Thursday, August 6, 2009

Why Financial Regulations?



Financial regulations are needed to turn opaque balance sheets and paper profits into transparent accountable traceable paper trails of money from retirement and mutual funds. When banks are allowed to play games with their numbers on paper and hide their wizardry, when executives are allowed to gamble with other people's money and be rewarded with billions of bonuses based on paper profits, there is an urgent need for financial oversight to prevent the same meltdown that held the world hostage.


It’s hard to find much to quibble about with Goldman Sachs’ second-quarter performance–at least from a dollars perspective.

You just don’t expect to find many landmines in a 10Q, when an investment firm manages to take in more than $100 million in revenues from trading on 46 days.

But there was one little hiccup for Goldman buried in its most recent quarterly report and that involves its Level 3 treatment of derivatives. Level 3, of course, is the category banks use for assets deemed too hard-to-value and all but untradeable. And at the end of June, Goldman reported having $15 billion in derivatives contracts that were classified as Level 3. That’s up a bit from the end of the first quarter when Goldman reported having $12.2 billion in Level 3 derivatives contracts.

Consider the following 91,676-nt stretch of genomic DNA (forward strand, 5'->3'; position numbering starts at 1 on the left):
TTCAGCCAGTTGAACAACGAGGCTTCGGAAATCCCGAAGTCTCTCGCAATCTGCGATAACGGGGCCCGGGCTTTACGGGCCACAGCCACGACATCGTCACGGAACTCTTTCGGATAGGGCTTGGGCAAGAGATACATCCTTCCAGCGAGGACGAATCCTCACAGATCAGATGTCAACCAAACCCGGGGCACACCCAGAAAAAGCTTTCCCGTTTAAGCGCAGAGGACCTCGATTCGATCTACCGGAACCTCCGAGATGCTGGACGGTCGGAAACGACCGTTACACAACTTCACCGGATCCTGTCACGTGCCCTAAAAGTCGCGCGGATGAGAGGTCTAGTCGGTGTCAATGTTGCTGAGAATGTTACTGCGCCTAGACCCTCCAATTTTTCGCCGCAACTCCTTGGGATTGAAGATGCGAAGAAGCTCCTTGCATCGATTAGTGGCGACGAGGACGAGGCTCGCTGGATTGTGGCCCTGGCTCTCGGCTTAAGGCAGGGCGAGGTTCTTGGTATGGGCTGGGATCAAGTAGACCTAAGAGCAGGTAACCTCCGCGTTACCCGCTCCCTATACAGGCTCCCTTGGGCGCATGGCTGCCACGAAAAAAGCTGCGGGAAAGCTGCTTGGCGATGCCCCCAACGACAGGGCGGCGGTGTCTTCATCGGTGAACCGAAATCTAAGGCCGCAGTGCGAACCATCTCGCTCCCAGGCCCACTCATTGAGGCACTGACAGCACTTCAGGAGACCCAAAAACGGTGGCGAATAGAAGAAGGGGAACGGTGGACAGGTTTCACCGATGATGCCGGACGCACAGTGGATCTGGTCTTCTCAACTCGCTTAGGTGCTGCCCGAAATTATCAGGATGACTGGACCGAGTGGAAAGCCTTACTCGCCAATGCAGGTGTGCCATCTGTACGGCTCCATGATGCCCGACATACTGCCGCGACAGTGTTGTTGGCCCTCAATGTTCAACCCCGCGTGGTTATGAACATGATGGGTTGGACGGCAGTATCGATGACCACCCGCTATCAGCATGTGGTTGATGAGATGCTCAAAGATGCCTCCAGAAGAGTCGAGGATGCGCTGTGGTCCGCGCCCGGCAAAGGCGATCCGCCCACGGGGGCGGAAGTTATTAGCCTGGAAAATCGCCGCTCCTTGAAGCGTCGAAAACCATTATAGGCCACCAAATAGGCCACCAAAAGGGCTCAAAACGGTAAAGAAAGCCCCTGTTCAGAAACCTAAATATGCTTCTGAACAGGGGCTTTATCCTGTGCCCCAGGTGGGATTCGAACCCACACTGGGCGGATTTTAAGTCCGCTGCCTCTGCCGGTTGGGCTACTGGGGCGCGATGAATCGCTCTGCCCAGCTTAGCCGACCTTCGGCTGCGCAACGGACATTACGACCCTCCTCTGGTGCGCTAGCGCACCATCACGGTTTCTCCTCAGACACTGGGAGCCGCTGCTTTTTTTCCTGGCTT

Overall, untradeable derivatives accounted for 27% of the $54 billion in Level 3 assets at Goldman in quarter two. And on fair value basis, Level 3 derivatives accounted for nearly 7% of the dollar value of all of the firm’s derivative contracts.

And there’s reason to worry about those untradeable Level 3 derivative contracts at Goldman because right now those transactions aren’t fairing well. In the second quarter, Goldman reported a net unrealized loss of $1.4 billion on its Level 3 derivatives–blaming the loss on “tighter credit spreads on the underlying instruments.”

The unrealized loss is significant because it represents a reversal of what had been a positive trend at Goldman.

In the first quarter, Goldman reported a net unrealized gain of $975 million on its Level 3 derivative contracts, largely due to “increases in commodities prices … and changes in credit spreads corroborated by trading activity.” And for all of 2008, Goldman reported a net unrealized gain of $5.58 billion. In 2007, Level 3 derivatives posted an equally impressive net unrealized gain of $4.5 billion.

Back in October 2007, Peter Eavis, part of The Wall Street Journal’s Heard on the Street team, did an excellent story for Fortune on how unrealized gains from Level 3 derivatives were juicing Goldman’s results while the first cracks were beginning to appear at other Wall Street firms. In that story, Eavis speculated some of that paper gain might be due to Goldman’s “stupendously prescient bet against mortgages.”